From the Dell, the upper path descends open grassy slopes to the Clapper bridge spanning a pond on the northern boundary, before joining the main, lower path which winds the length of the valley alongside the chain of four major lakes and several smaller ponds. Of these, only the southernmost New Pond (a former hammer pond) is shown on the sale plan of 1852, the remaining ponds being constructed in the late C19 and in some cases enlarged in the late C20. Southwards from the Clapper bridge pond are the Top Ponds, constructed between 1874-5 and 1909 (OS editions) and planted with shrubs and waterside plants, and Mossy Ghyll Pond, established at the same period but enlarged in the late C20. A dam containing the south end of Mossy Ghyll Pond gives access to the lower slopes of the east side of the valley and to the deep Ghyll itself, these areas being planted with hybrid rhododendrons and azaleas beneath a light canopy of pine and oak. Towards the top of the Ghyll, on its north side, is the Top Garden, planted with varieties of Rhododendron loderi in 1952.
South of Mossy Ghyll Pond is Engine Pond, constructed between 1852 and 1874, which is fringed with Scots pine and which was extensively planted with deciduous azaleas in 1992. At its southern end is a small brick pump house, shown on the 1st edition OS map and formerly housing pumps to supply the estate's water. Southwards below its dam is Waterfall Pond, with water entering over a rocky fall in its north-east corner. This lake was created in its present, enlarged form in the late C20 and incorporates the former Beaver Pond which housed beavers from 1899 to 1947 (guidebook 1993). The lake surrounds were extensively cleared and remodelled in 1992-3, the immediate banks planted now for autumn colour and the eastern slopes with azaleas and above with large collections of species and varieties of oak and maple. The grassy western banks are now open in character and dotted with trees. On the upper slopes to the south-west of Waterfall Pond is the Camellia Grove, planted in 1957-8 by Sir Giles Loder mainly with several hundred cultivars of Camellia japonica. To its north is a collection of sorbus on the Sorbus Bank. South of Waterfall Pond the lakeside path continues southwards to complete a circuit around the shores of New Pond which was created in the mid C18 from two older ponds (ibid).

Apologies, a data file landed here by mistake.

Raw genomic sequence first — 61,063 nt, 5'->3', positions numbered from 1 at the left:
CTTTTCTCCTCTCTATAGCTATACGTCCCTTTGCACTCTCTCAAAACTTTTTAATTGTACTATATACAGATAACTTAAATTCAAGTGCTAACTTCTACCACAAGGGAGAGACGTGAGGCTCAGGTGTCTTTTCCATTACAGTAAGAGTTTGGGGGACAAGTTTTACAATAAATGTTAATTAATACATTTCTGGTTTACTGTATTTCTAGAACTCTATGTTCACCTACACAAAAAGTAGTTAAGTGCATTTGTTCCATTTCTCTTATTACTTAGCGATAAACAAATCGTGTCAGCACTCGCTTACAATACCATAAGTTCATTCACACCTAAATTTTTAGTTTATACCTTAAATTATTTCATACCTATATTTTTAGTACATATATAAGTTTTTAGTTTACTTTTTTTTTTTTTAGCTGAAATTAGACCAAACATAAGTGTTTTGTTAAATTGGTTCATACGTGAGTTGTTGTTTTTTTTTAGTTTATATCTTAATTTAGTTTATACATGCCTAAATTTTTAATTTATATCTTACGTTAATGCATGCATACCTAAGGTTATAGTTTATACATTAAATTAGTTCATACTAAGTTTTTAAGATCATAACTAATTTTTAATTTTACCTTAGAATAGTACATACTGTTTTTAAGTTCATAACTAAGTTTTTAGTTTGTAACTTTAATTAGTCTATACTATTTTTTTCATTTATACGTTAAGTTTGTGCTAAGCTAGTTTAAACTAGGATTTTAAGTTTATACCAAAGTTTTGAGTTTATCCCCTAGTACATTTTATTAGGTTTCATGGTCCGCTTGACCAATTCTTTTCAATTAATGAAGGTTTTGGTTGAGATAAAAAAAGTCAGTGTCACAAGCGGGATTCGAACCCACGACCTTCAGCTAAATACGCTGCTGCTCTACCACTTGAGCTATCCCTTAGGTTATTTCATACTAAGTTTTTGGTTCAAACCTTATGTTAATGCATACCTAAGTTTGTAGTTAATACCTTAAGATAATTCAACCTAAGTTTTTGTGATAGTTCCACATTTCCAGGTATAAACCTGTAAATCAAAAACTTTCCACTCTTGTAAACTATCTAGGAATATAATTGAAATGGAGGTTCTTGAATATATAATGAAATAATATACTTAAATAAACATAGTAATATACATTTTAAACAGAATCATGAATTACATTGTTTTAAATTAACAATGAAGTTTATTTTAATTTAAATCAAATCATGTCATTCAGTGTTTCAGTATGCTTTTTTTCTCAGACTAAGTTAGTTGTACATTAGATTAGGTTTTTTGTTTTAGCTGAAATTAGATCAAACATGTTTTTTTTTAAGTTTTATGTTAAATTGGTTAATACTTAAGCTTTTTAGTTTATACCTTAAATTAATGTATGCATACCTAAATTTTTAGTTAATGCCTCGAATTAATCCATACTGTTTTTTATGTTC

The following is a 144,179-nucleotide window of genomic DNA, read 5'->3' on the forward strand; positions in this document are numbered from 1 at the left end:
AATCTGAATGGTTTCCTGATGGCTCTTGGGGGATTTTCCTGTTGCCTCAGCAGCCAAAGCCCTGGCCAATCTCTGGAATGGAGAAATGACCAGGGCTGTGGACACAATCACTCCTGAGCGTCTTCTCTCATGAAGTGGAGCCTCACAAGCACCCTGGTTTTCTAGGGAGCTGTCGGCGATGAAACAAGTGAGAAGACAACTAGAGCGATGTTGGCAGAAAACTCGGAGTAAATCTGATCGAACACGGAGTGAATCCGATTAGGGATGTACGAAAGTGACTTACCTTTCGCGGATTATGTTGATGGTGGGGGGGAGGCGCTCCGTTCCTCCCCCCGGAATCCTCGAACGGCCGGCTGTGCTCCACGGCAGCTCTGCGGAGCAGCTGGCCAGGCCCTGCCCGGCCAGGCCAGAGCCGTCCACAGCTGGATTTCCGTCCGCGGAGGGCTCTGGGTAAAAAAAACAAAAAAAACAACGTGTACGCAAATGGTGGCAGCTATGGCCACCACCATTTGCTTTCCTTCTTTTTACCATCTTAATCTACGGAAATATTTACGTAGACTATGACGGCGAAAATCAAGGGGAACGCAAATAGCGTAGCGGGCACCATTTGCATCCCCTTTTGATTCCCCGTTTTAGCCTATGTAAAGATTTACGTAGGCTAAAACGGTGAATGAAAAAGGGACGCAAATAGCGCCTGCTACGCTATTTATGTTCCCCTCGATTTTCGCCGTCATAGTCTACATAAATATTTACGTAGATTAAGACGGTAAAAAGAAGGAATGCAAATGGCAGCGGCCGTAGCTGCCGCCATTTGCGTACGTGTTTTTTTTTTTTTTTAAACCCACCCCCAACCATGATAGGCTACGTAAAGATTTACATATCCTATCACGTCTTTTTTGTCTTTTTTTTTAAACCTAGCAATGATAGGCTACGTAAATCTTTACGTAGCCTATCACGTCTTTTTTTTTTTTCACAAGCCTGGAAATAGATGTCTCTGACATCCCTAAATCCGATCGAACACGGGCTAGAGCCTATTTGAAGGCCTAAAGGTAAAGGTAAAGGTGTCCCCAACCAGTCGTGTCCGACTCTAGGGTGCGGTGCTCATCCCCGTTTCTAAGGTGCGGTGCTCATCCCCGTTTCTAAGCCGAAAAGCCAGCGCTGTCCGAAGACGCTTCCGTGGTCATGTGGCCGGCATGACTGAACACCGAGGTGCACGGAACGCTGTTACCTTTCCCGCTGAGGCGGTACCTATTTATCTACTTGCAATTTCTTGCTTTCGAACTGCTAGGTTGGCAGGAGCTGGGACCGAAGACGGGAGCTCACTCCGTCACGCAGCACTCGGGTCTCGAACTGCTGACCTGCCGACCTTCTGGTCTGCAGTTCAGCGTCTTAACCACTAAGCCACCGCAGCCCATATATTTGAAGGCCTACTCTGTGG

A complete and detailed description of the planting in Leonardslee Gardens is contained in the current guidebook.
The park lies above the valley, on the south-west-facing slopes of Hogstolt Hill and in a belt to the west and south of the house. Hogstolt Hill, known as the Old Park and in use as a deer park for most of the C19 (ibid) is now (1997) grazed by deer and wallabies, its turf scattered with a light cover of clumps and individual mature native trees including oak, beech, sweet chestnut and pine. The woodland increases in density towards the north-west side of the hill, on the slopes above the Waterfall Pond. South Hanger Wood, its mature beech trees badly damaged in the storm of 1987, forms a boundary belt along the lower, east end of the hill. The parkland above the valley to the south-west, known as the New Deer Parks, and a connecting strip running northwards parallel to the main road, are both open in character and laid to pasture dotted with occasional mature individual trees or small clumps. This pattern of landscape is shown established on the OS 1st edition surveyed in 1874.
Country Life, 8 (1 September 1900), pp 282-5; 125 (23 April 1959), pp 876-8; 161 (17 March 1977), pp 630-2
T Wright, Gardens of Britain 4, (1978), pp 155-61
Garden History 12, no 2 (1989), p 150
Leonardslee Gardens, guidebook, (1993)
Victoria History of the County of Sussex 6 pt 3, (1986), pp 15, 21-2
OS 6" to 1 mile: 1st edition surveyed 1874-5, published 1879
3rd edition published 1913
OS 25" to 1 mile: 1st edition surveyed 1874
3rd edition published 1911
Sale particulars and map of 1852 (private collection)
Description written: November 1997
Amended: January 2000
Register Inspector: VCH
Edited: June 2000